This is where your regular salary increases come into play, in line with the individuals performance, value and skill development, along with market conditions. You may also layer in here bonuses and incentives for meeting particular objectives or achieving beyond expectations.
Outside of cash bonuses, other ways to reward staff on a more ad hoc basis for extraordinary performance or accomplishments are things like vouchers, experiences, gifts and alike. The more personal you can make this the better, if they love a day spa trip then a voucher here is likely to have a much deeper impact than an equivalent cash incentive would.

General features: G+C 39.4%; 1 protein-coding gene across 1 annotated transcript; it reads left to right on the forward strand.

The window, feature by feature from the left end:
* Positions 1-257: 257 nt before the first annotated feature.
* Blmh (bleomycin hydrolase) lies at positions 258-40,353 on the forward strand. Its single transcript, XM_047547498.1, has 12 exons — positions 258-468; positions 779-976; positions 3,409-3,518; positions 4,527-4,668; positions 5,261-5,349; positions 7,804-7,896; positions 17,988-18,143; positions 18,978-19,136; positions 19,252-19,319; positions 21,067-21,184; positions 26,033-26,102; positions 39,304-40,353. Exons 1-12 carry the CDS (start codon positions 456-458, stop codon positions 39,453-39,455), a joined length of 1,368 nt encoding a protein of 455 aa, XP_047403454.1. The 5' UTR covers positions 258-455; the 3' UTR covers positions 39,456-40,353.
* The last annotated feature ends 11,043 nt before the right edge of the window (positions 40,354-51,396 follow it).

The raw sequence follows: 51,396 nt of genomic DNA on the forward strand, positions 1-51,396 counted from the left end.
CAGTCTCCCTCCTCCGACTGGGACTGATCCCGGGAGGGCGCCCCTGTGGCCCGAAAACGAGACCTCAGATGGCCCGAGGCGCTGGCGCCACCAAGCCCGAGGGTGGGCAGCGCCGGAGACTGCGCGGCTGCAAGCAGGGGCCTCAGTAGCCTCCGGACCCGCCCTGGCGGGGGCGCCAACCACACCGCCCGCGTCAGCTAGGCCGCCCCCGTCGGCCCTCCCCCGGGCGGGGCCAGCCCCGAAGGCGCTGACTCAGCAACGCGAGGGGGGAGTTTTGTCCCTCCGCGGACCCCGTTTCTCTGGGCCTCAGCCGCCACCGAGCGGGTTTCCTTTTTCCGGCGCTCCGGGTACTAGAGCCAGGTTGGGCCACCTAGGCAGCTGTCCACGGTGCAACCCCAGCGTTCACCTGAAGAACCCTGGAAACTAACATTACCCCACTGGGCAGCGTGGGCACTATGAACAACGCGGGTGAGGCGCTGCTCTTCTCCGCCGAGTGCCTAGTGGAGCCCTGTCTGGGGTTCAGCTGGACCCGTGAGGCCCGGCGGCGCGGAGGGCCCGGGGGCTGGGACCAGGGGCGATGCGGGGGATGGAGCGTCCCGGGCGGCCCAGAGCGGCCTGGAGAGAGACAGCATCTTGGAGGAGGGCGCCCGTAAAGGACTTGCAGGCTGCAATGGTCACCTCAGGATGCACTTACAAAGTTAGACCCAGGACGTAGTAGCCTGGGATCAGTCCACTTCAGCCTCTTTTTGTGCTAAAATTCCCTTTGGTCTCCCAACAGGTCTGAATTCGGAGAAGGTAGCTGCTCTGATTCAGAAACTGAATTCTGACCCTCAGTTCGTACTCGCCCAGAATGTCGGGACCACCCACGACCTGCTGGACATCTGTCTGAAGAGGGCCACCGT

With reward and recognition initiatives you need to get the balance right between individual and team rewards, and both are really important.
Another great add on here can be peer recognition and reward programs, and management reward programs. Team Member of the Quarter and Employee of the Month might sound outdated but recognition along these lines can in fact have a really positive impact on morale and retention.
Lastly, but certainly not least, do not underestimate the value of a simple thank you. One of the key drivers to high turnover is employees feeling as though they are not valued or appreciated. Saying thank you when an employee goes above and beyond, or they spot something you hadn’t, or they simply deliver amazing customer service is incredibly valuable.
If you’d like to engage more with me in these discussions about creating amazing teams, whilst also connecting with other like minded business owners, leaders and managers, I’d love for you to join us inside our free Facebook Group: